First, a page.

homemade super flexible golf clubs

homemade super flexible golf clubs

Joined: March 23rd, 2003, 1:34 pm

February 21st, 2009, 2:34 pm #1

I visit the forum every once in a while. Not playing because of some back issues. Okay if you want a recipe for homemade superflexible clubs here goes.

One: This gets you about the same flex as a store bought training aid and works for woods, irons, and is REALLY good for putters.

material. Clubhead of choice. Ball point pen spring or suitable small diameter wire. Half inch wood dowel. Fiberglass driveway reflector pole. Golf grip and tape. Epoxy.

procedure. Cut the dowel to about twelve inches and drill a 5/16" or 1/4" hole about four or more inches deep in the center of the dowel. This serves as the club's handle. Next make sure the clubhead's hosel diameter hole is clean. Wire brush is all that's needed. Take your fiberglass rod and sand the tip to remove any plastic or paint and wrap wire around the tip so that you get a somewhat snug fit ( all the way ) when you insert the now wrapped fiberglass rod into the clubhead hosel. Next mix your epoxy and also mix into the epoxy shafting beads into the epoxy to get a better and tighter fit before gluing the shaft and head together. ( sugar will due if you don't have beads). ( a two component high strength epoxy from Lowes also can replace the clubmaker glue) Let dry. Next determine the length of the club, cut the grip end of the club to fit into the drilled section of the dowel, epoxy, and let dry. Finally just grip the dowel as you would a normal shafted club. When using this do take it slow until you get the hang of the club. Cost will be less than $15 if you get an old clubhead and pull the shaft. Postscript. When using expoy make sure you put some in the hosel , on the shaft, and around the wire. Don't worry about appearance you're after reliability.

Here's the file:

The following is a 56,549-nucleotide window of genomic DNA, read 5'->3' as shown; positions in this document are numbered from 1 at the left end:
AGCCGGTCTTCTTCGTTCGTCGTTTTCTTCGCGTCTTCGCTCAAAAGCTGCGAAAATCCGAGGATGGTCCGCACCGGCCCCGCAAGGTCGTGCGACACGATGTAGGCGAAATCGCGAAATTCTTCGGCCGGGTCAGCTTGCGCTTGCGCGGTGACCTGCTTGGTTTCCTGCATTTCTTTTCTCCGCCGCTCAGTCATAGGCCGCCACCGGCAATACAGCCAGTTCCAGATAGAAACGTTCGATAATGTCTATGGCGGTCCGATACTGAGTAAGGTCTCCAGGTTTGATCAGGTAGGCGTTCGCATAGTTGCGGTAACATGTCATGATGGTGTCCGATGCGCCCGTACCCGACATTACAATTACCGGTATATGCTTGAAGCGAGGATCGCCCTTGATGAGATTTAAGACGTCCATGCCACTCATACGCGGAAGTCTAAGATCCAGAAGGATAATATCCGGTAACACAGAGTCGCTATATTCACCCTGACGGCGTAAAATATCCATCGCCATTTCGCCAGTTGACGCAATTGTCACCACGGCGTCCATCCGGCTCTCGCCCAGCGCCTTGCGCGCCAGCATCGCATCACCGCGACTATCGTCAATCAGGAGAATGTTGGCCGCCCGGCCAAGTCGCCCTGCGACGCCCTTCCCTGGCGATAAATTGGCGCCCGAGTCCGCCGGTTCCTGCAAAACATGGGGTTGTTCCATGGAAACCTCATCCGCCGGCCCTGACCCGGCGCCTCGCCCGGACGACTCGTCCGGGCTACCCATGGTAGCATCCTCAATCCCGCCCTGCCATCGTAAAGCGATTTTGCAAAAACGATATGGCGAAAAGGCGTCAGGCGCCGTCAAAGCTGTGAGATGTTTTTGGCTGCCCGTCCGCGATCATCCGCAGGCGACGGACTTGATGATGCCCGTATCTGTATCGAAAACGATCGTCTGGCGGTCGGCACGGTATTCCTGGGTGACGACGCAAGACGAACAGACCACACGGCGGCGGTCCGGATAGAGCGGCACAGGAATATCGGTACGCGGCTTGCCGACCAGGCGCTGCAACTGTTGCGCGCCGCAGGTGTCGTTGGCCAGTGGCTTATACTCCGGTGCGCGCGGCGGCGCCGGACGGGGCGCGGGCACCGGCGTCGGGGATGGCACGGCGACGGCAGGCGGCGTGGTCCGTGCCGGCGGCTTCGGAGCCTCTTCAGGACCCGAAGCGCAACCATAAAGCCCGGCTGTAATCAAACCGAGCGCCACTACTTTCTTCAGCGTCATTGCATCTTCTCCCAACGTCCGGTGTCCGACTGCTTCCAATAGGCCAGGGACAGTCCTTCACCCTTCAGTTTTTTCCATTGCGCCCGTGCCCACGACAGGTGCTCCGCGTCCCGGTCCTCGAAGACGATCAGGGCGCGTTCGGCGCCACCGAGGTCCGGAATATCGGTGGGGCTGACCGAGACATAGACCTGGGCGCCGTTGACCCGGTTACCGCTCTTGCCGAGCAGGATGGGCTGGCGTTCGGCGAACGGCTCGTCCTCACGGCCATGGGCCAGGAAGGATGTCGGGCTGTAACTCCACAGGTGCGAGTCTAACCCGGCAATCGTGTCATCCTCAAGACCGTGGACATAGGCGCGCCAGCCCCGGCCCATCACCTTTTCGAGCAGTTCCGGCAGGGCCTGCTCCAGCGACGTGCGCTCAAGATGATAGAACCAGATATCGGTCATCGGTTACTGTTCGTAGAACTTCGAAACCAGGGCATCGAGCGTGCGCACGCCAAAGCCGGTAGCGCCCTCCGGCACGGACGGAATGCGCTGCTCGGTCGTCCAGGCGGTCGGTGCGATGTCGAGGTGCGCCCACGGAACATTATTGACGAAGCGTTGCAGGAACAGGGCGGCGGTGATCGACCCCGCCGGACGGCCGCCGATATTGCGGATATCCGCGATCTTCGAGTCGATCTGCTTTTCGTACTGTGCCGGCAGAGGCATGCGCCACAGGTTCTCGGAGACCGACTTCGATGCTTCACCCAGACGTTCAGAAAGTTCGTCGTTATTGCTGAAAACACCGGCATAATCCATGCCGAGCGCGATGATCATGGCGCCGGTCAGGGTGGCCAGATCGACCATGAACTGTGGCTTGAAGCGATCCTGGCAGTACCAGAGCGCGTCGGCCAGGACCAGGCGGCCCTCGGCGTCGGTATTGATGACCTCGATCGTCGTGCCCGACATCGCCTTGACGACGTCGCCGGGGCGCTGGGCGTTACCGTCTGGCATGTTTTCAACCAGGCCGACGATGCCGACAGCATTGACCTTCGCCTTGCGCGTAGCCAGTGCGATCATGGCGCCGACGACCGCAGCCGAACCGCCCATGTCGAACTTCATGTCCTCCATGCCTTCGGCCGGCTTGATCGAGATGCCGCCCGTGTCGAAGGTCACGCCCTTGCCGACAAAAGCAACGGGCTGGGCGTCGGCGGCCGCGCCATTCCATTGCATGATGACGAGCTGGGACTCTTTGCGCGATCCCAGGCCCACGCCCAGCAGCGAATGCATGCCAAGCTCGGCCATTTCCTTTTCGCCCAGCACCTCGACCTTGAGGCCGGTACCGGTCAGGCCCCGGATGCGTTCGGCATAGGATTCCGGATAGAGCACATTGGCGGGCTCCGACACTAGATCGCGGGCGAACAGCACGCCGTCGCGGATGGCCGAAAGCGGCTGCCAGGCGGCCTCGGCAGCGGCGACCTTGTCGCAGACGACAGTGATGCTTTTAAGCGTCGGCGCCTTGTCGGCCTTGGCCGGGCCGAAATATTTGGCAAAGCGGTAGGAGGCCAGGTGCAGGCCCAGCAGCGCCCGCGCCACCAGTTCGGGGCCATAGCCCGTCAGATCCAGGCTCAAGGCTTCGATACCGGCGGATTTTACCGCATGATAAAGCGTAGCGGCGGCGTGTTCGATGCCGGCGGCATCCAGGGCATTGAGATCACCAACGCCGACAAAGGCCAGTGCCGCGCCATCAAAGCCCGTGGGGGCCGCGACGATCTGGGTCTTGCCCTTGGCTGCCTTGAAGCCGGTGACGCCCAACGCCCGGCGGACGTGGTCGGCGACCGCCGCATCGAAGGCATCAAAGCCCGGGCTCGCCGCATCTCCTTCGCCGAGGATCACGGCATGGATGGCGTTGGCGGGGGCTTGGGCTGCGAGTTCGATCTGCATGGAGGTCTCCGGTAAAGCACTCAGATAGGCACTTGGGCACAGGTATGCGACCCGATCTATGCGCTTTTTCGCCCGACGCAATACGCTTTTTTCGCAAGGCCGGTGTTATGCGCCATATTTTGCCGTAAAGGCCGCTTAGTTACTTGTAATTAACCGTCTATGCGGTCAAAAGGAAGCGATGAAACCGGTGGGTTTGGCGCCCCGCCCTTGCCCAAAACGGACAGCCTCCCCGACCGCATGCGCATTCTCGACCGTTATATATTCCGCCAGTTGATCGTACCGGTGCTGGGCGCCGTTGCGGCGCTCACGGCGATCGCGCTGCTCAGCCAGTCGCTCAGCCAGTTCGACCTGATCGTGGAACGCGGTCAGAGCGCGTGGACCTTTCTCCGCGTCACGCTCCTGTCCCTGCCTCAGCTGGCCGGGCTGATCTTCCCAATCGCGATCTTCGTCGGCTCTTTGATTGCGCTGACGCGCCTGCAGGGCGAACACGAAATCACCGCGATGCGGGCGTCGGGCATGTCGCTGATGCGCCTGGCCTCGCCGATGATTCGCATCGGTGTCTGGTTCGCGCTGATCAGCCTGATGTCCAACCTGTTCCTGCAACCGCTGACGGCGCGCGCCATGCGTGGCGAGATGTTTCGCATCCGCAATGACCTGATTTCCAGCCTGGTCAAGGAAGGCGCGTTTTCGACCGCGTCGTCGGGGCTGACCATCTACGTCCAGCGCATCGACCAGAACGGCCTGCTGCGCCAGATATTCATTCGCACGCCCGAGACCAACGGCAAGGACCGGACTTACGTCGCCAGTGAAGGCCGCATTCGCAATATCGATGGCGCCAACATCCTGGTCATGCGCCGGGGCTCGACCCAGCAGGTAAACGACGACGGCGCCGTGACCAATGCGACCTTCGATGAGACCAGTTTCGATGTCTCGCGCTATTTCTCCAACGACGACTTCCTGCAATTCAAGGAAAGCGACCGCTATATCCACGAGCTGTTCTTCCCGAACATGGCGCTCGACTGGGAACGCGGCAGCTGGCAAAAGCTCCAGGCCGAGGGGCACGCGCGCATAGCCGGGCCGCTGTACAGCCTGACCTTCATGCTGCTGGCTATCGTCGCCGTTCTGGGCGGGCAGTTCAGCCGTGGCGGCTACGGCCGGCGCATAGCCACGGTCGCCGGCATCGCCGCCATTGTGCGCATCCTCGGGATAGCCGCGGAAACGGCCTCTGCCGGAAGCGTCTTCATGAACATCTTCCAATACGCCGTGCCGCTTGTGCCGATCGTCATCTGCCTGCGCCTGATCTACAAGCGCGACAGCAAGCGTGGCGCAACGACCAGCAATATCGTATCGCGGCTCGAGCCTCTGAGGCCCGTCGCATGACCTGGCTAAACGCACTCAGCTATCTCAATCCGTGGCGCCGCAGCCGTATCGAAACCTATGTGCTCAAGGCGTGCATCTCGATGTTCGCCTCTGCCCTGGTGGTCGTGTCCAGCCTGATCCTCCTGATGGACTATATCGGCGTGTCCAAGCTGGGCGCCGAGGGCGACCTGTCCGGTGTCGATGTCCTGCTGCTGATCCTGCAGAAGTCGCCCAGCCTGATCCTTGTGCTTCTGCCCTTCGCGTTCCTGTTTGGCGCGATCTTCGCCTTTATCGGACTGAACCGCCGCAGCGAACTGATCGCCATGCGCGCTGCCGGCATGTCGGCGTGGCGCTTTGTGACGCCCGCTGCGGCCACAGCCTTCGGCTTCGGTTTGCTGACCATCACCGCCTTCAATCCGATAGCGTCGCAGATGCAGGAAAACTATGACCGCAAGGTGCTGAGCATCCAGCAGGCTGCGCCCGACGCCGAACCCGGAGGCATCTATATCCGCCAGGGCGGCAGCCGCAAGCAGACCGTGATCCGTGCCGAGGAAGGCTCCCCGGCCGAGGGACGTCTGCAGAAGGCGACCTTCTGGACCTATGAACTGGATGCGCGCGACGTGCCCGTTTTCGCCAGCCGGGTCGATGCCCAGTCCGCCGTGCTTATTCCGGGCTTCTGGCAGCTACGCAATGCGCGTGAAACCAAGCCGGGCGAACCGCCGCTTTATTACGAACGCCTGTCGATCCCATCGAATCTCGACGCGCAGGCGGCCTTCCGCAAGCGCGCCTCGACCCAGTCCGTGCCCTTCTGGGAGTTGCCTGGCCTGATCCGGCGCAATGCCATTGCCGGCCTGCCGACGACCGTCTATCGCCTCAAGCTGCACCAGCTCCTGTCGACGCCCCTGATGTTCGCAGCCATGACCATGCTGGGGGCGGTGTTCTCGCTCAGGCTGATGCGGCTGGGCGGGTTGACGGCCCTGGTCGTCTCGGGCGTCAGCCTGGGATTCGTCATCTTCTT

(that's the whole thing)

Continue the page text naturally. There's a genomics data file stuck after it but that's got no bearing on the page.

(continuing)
Two: The real softie.

Materials. Clubhead, Use only an iron. 3/8" diameter tap. 3/8 inch Delrin Acetal rod from a local plastic company. ( buy about six feet. Flexible plastic hose found at Lowes with a 3/8" ID. Half dozen small brad nails. Gripping materials.

procedure. Ream out the clubhead hosel with the 3/8" tap. Next screw the Acetal rod all the way into the hosel. Do this by placing the rod in your bench vice and turning the clubhead. Cut the rod to the desired length. Heat a twelve inch piece of hose in the microwave until it's soft, wet the grip end of the shaft or use a VERY light coat of light oil and then slip the hose over the rod. ( sounds obscene huh?) Next use your brad nails to secure the hose to the rod and make sure to not leave the heads sticking out of the hose or there's no way to grip the club. When done clean the hose of all residue, let dry, and grip as a standard shafted club.

comments. This is a super soft shafted club and will really get you to feel the proper way to transition into the downswing. I would not recommend using this club on a crowded driving range. Give yourself some space for safety sake.
Quote
Like
Share

Joined: September 22nd, 2006, 11:35 am

February 22nd, 2009, 8:29 pm #2

There was a golf pro at our resort about 15 years ago, and he had an, EXTREMELY, noodely shaft that was built by one of the tire companies out of rubber. It was so loosey-goosey it was almost like a hose.

I am not exaggerating when I tell you that he could have sold that driver 200 times a year.

I watched beginner women worm-burn drives 50 or 60 yards, and take that driver and belt perfect 125 to 175 yard drives dead straight....and do it time after time, until they got exhausted.

The first time I saw this I thought the woman had to be a set-up, and the pro was playing a joke on the range rats.
Quote
Like
Share

Joined: October 11th, 2001, 7:22 pm

February 23rd, 2009, 1:23 am #3

but I seriously doubt a beginner or someone that worm burns drives/can't hit a regular club well, can hit the whippy or these homebrews very well at all.

The pro at the range I practice at could barely hit mine...he laughed as he gave it back to me and said "I doubt that will help your swing much". Odd
Quote
Like
Share

Joined: May 11th, 2004, 2:15 am

February 23rd, 2009, 10:31 am #4


Men are more handsy so more likely to start a transition with the hands even if they are capable of correcting for it. While women are more hippsy and would likely find it easier to start the transition with their hips and likely have a increased natural chance of hitting the whippy club.

or maybe it's just late and I'm tired and shouldn't be posting. Goodnight.
Quote